Jamie said that this was one myth they just had to test, since it is probably the most famous myth of San Francisco, where the show is based.

Does a Duck's Quack Echo?

This myth originated in lists of "Random Facts" distributed over the Internet.

Myth statement Status Notes
A duck's quack does not echo. Busted Initially unable to get either duck to quack, they began chattering when paired. Initially, no echo could be found, so the team moved to an anechoic chamber for comparison. When examined by an audio expert, it was found that the echo was "swallowed" by the original quack, due to the very similar acoustic structure between the quack and the echo. Because of this, it may be difficult to tell where the quack ends and the echo begins, both having similar waveforms on an oscilloscope and blending together in a way that makes them difficult to distinguish. In the same way, human hearing may not perceive the difference between a duck's quack and its echo.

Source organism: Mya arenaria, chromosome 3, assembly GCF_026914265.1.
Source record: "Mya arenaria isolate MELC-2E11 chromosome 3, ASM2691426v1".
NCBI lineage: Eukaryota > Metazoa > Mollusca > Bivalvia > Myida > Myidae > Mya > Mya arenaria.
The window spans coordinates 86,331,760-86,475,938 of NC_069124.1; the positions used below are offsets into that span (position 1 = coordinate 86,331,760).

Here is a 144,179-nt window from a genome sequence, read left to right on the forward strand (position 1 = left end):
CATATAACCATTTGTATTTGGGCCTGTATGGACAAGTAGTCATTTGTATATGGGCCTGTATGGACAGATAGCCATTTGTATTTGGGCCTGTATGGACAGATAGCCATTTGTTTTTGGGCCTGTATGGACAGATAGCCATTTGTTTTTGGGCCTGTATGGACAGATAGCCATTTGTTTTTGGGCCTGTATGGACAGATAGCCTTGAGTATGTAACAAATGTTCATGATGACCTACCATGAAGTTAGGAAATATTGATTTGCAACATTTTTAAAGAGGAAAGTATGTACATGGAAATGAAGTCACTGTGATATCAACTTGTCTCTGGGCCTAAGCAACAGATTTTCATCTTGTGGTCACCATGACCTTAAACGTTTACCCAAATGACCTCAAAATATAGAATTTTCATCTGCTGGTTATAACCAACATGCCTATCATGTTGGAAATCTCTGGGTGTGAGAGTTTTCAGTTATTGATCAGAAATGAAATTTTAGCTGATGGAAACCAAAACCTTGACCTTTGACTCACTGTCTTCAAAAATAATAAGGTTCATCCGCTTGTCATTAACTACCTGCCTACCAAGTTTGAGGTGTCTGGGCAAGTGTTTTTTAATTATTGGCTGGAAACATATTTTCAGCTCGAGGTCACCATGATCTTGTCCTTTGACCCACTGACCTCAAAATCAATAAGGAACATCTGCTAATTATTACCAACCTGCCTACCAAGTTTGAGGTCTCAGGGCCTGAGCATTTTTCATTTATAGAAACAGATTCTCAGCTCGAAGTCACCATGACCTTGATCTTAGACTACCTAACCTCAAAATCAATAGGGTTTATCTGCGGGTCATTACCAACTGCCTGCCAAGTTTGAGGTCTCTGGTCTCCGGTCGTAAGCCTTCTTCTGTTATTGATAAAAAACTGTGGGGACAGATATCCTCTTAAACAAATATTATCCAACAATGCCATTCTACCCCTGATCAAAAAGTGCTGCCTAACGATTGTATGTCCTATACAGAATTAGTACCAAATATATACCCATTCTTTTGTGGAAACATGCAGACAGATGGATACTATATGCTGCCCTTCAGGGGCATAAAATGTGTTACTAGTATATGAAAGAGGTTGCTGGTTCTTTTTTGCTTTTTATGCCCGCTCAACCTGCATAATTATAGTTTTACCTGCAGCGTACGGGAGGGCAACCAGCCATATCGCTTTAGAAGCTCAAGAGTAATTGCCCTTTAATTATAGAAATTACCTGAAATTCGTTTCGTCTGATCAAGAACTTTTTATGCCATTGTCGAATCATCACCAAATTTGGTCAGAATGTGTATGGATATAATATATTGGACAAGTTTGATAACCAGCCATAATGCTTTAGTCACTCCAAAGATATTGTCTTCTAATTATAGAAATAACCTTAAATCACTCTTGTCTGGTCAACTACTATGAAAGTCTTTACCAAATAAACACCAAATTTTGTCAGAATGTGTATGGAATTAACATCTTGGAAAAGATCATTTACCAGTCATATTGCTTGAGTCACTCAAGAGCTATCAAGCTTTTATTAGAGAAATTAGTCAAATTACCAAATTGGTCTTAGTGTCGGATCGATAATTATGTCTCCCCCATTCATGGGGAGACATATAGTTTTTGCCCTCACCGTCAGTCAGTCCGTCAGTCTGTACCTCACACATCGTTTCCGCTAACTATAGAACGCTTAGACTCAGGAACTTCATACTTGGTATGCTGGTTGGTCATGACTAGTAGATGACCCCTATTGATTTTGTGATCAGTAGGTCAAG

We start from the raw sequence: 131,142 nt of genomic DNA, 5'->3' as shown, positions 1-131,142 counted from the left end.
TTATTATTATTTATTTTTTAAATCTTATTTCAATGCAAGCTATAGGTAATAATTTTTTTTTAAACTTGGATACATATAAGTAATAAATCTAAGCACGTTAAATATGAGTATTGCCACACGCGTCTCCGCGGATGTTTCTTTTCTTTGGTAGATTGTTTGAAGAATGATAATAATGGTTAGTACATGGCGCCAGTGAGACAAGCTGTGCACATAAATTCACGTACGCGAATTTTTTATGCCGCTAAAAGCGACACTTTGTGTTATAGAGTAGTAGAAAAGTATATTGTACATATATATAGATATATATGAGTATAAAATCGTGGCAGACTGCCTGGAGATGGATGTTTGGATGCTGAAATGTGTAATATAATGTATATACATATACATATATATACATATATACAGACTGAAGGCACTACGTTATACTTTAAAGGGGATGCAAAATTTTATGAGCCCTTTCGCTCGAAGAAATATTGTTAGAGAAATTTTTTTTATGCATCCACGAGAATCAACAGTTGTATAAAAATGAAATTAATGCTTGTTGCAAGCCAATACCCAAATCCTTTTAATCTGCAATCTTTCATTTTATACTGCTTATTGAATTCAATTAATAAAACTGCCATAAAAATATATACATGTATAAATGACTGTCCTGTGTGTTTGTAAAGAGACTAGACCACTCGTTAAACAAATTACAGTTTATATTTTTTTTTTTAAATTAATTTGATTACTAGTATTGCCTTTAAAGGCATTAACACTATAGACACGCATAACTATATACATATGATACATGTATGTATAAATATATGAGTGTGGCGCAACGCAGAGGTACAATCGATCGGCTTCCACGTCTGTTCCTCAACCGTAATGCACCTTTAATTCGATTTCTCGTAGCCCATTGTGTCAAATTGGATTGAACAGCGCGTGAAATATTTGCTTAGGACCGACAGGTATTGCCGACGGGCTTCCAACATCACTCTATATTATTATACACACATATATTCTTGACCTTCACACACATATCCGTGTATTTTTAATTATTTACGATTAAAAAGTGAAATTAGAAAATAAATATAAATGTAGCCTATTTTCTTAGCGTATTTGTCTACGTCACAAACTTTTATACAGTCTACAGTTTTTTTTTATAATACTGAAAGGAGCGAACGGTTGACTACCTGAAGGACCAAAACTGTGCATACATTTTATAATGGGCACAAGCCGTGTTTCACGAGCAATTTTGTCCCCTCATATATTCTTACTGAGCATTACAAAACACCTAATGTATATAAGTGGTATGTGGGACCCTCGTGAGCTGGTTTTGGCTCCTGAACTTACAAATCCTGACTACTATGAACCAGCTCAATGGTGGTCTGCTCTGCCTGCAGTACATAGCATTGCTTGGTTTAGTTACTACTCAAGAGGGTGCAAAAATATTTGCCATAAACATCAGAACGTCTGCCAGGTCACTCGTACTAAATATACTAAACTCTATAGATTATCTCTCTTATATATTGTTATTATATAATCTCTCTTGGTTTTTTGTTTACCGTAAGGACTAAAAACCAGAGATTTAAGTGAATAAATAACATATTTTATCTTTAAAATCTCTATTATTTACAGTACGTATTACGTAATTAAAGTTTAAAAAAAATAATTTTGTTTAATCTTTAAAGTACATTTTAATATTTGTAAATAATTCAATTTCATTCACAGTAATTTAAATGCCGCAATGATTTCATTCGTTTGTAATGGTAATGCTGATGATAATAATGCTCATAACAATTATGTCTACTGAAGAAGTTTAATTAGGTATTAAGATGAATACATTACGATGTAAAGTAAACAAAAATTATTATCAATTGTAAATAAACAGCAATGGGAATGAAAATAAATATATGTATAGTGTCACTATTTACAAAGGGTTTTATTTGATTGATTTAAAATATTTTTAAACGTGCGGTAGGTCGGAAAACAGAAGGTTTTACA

Stud Finders & Mind Control Chips

Myth statement Status Notes
When going to donate blood at the Red Cross, people are actually secretly having mind controlling microchips implanted into their bloodstream that can be detected with a stud finder. Busted While a stud finder can find microchips (like those used to track pets) embedded in flesh, none were found after the pair donated blood at the Red Cross.

See also